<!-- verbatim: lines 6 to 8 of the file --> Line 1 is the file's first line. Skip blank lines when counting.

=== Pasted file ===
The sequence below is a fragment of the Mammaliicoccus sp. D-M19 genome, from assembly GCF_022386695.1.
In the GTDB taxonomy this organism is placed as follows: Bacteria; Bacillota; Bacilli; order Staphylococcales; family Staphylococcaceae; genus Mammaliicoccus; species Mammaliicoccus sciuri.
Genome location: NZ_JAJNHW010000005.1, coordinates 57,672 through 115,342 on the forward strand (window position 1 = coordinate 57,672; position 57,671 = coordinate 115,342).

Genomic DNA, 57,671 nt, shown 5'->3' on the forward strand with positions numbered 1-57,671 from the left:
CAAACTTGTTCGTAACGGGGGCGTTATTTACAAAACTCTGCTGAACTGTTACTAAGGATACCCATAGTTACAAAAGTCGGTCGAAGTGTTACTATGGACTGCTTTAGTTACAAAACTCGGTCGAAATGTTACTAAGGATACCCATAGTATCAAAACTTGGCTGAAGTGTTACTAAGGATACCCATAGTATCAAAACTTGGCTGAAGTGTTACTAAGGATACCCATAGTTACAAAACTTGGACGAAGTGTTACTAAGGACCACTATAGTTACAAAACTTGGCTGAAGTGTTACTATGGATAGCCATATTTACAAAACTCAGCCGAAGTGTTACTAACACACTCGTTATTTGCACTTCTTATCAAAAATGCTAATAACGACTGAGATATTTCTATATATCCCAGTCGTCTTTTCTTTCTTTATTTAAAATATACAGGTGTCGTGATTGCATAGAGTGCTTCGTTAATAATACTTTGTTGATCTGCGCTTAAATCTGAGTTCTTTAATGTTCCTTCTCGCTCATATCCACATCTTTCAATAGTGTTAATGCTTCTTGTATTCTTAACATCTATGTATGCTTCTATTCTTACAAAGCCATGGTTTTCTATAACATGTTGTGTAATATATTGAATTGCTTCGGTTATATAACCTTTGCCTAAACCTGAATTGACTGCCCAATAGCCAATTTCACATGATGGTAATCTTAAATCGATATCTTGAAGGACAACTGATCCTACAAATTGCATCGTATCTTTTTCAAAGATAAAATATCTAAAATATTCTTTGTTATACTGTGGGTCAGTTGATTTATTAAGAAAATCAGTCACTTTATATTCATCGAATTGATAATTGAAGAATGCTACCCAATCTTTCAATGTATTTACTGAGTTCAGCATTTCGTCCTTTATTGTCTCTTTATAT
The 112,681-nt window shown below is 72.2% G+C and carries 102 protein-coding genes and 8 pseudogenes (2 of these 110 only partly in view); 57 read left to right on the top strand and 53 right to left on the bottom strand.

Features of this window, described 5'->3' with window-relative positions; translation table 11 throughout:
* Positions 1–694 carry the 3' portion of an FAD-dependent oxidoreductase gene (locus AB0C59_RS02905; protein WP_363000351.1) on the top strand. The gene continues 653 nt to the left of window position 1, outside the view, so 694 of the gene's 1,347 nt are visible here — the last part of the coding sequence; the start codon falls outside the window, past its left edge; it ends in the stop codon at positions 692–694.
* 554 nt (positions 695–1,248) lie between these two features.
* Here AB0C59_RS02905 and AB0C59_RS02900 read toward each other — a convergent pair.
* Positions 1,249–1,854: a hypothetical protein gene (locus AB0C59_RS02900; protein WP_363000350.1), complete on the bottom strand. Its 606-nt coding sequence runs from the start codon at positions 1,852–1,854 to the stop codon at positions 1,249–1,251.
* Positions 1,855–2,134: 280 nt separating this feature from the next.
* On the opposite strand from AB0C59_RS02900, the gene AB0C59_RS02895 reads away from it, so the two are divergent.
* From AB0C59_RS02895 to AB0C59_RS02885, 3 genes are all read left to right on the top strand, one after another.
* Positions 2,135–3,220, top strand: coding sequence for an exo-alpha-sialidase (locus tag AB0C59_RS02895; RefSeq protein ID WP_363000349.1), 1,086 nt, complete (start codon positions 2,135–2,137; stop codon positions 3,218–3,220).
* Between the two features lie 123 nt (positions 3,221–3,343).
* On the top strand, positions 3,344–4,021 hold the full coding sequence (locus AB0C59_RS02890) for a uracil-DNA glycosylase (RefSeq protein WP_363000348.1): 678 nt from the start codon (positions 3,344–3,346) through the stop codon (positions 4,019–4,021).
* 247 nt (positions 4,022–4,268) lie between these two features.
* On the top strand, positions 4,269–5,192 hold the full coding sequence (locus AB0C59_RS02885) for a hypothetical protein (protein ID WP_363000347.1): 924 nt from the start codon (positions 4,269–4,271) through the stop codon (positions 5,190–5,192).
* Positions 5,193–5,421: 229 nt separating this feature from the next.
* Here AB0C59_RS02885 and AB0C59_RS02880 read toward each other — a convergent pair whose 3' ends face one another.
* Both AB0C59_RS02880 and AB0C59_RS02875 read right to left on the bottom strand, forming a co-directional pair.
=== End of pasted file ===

The 112,681-nt window shown below is 72.2% G+C and carries 102 protein-coding genes and 8 pseudogenes (2 of these 110 only partly in view); 57 read left to right on the top strand and 53 right to left on the bottom strand.

Features of this window, described 5'->3' with window-relative positions; translation table 11 throughout:
* Positions 1–694 carry the 3' portion of an FAD-dependent oxidoreductase gene (locus AB0C59_RS02905; protein WP_363000351.1) on the top strand. The gene continues 653 nt to the left of window position 1, outside the view, so 694 of the gene's 1,347 nt are visible here — the last part of the coding sequence; the start codon falls outside the window, past its left edge; it ends in the stop codon at positions 692–694.